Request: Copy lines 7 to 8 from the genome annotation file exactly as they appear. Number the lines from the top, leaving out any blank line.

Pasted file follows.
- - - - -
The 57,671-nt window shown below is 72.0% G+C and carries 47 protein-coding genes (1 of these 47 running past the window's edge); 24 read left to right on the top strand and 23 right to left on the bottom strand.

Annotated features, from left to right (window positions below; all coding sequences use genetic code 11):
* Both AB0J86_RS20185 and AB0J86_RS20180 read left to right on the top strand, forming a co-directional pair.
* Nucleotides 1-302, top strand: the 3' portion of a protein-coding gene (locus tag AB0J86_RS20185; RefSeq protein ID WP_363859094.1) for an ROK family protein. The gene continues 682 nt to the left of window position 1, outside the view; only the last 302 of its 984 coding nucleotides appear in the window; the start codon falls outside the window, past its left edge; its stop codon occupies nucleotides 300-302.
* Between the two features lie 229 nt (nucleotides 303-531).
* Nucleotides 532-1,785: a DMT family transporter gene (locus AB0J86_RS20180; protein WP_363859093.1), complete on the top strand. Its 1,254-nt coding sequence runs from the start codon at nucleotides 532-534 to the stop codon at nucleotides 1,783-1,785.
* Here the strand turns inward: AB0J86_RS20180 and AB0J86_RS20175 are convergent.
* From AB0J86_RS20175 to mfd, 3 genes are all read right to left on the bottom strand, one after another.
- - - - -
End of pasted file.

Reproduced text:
* Here the strand turns inward: AB0J86_RS20180 and AB0J86_RS20175 are convergent.
* From AB0J86_RS20175 to mfd, 3 genes are all read right to left on the bottom strand, one after another.